The Ontario government has formally announced the process for the build of a High-Speed Rail (HSR) system for Southwestern Ontario. The recent Ontario budget provided for an $11 billion investment for Phase One, which would connect London and Toronto by 2025.
The full High-Speed Rail line would eventually be completed to Windsor for a construction cost of $21 billion. The 250 km/h train would be part of an expanded public transit system including a GO Regional Express Rail (RER) project to expand two-way service across the GO rail network. A number of GO’s current lines only operate into Toronto in the morning and return in the afternoon.
Fast, efficient and cost-effective public transportation is vital to both rural and urban Ontario. Improved rail transportation is one piece of a comprehensive, integrated transportation system for all of Ontario.
OFA calls for a comprehensive analysis of costs and benefits of the High-Speed Rail proposal including all costs to rural residents, communities, and farm businesses to determine the viability of High Speed Rail in Ontario; including, but not limited to;
- the impacts of a fenced High-Speed Rail line on wildlife, natural heritage and biodiversity,
- the social and economic impacts of a fenced High-Speed Rail corridor physically dividing SW Ontario,
- the impacts for communities across southwestern Ontario not near or on the High-Speed Rail line; further losses to VIA service and lost opportunities for local economic and population growth (Producing Prosperity in Ontario)
High-Performance Rail operates at speeds below 177 km/h. Transport Canada regulations prohibit all level crossings at speeds over 177 km/h (roads, highways and farm crossings).
The OFA is highly skeptical that the proposed High-Speed Rail concept will provide sustainable, effective, and efficient transportation with any net benefit for Ontarians. For rural and small-towns it downloads all the associated problems, with none of the ascribed benefits. OFA is calling for a comprehensive analysis of costs and benefits of High-Speed Rail and the alternative High-Performance Rail (HPR) proposal including all costs and benefits applicable to rural residents, communities, and farm businesses.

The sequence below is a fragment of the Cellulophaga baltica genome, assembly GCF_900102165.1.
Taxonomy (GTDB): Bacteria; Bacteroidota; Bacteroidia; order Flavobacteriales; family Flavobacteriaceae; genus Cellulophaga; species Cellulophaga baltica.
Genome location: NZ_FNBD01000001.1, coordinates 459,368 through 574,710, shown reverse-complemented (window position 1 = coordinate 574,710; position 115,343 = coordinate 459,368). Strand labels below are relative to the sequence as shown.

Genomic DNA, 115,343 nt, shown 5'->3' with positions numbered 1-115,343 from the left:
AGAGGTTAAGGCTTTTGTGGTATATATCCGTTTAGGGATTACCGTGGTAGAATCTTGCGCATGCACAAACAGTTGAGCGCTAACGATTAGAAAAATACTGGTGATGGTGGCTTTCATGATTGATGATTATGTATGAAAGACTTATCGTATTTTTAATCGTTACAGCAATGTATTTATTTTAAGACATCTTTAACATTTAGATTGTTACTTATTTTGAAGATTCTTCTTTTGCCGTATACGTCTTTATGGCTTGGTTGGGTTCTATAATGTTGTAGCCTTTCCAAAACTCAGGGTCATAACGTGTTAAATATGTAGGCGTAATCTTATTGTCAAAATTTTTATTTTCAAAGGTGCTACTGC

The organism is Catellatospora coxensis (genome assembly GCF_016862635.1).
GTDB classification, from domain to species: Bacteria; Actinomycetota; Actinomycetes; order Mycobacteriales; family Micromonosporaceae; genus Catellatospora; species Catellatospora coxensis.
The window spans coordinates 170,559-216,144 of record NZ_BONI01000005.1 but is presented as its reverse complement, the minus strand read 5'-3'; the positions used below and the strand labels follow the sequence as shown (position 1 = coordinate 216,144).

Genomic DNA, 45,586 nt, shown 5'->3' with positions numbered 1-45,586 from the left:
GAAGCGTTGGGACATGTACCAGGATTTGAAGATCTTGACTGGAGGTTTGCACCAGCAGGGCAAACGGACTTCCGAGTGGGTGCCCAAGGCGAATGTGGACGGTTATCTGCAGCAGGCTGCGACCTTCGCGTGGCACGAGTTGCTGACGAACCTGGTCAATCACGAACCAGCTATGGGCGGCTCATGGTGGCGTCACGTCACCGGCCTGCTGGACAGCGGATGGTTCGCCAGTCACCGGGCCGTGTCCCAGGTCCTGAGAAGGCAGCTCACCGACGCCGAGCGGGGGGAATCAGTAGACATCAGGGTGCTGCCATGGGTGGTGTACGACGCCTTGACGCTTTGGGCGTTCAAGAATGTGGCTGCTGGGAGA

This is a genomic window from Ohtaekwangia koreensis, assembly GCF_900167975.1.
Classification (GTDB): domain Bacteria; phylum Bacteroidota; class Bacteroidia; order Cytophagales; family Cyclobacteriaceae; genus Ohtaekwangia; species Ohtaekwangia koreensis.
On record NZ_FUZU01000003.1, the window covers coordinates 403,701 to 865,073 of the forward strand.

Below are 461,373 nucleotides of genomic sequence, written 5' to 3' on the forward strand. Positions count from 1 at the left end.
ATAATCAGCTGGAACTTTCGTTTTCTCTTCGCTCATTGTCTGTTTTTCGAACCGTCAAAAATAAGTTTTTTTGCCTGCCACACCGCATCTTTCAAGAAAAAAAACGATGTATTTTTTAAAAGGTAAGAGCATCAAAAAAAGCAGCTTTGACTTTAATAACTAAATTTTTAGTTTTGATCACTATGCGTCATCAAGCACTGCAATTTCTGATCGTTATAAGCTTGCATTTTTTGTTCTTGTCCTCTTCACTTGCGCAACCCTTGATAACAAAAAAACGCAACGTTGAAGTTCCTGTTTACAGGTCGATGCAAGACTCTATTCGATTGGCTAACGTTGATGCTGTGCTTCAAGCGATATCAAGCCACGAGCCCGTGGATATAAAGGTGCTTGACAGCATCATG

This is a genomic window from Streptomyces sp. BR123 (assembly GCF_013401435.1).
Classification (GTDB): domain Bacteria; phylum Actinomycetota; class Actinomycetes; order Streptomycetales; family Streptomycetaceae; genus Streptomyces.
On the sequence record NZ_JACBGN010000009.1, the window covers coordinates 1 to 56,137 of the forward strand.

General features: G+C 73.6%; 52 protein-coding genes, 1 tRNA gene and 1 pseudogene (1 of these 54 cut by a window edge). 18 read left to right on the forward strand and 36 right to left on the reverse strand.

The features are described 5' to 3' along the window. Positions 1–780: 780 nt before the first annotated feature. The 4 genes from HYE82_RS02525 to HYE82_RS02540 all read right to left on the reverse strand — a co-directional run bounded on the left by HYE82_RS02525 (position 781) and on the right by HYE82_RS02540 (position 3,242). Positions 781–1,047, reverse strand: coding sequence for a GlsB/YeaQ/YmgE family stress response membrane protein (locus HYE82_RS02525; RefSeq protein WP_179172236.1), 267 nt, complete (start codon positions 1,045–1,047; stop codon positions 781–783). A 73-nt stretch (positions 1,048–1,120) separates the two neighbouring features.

The concept of High-Speed Rail, Phase One, is to enable people to travel quickly between London, Kitchener-Waterloo (KW), Guelph and Toronto. In effect, the concept perpetuates and accelerates Ontario’s move to a commuting society with Toronto as the destination for all economic activity. The end result is completely contrary to the principles of distributed economic development proposed by OFA and endorsed by provincial politicians. It also contradicts the recently revised (July 1, 2017) Growth Plan for the Greater Golden Horseshoe (GPGGH), that requires urban growth to support the achievement of “complete communities”.
The GPGGH describes complete communities as places where people can live, work, play, and shop all within close proximity, reducing the need to travel long distances. HSR is contrary policy to the complete community’s principle.
The HSR is estimated to provide a benefit of $20 billion over a 60-year span. This value of benefits arises from monetizing:
- Reduced travel times
- Lower automobile operating costs